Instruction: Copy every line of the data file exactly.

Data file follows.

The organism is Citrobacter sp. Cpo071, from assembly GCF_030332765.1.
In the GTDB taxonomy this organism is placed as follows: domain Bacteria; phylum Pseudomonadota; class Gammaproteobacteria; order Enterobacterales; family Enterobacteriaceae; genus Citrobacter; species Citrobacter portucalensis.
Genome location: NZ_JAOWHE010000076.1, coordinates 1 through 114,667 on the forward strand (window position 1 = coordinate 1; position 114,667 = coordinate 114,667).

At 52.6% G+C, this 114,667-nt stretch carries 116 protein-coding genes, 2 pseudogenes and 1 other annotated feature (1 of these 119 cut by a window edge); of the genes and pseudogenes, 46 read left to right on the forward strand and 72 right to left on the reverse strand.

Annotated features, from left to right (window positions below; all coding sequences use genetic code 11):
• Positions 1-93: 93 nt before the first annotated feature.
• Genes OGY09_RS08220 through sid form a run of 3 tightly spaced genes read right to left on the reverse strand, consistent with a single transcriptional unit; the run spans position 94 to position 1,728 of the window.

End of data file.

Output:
The organism is Citrobacter sp. Cpo071, from assembly GCF_030332765.1.
In the GTDB taxonomy this organism is placed as follows: domain Bacteria; phylum Pseudomonadota; class Gammaproteobacteria; order Enterobacterales; family Enterobacteriaceae; genus Citrobacter; species Citrobacter portucalensis.
Genome location: NZ_JAOWHE010000076.1, coordinates 1 through 114,667 on the forward strand (window position 1 = coordinate 1; position 114,667 = coordinate 114,667).

At 52.6% G+C, this 114,667-nt stretch carries 116 protein-coding genes, 2 pseudogenes and 1 other annotated feature (1 of these 119 cut by a window edge); of the genes and pseudogenes, 46 read left to right on the forward strand and 72 right to left on the reverse strand.

Annotated features, from left to right (window positions below; all coding sequences use genetic code 11):
• Positions 1-93: 93 nt before the first annotated feature.
• Genes OGY09_RS08220 through sid form a run of 3 tightly spaced genes read right to left on the reverse strand, consistent with a single transcriptional unit; the run spans position 94 to position 1,728 of the window.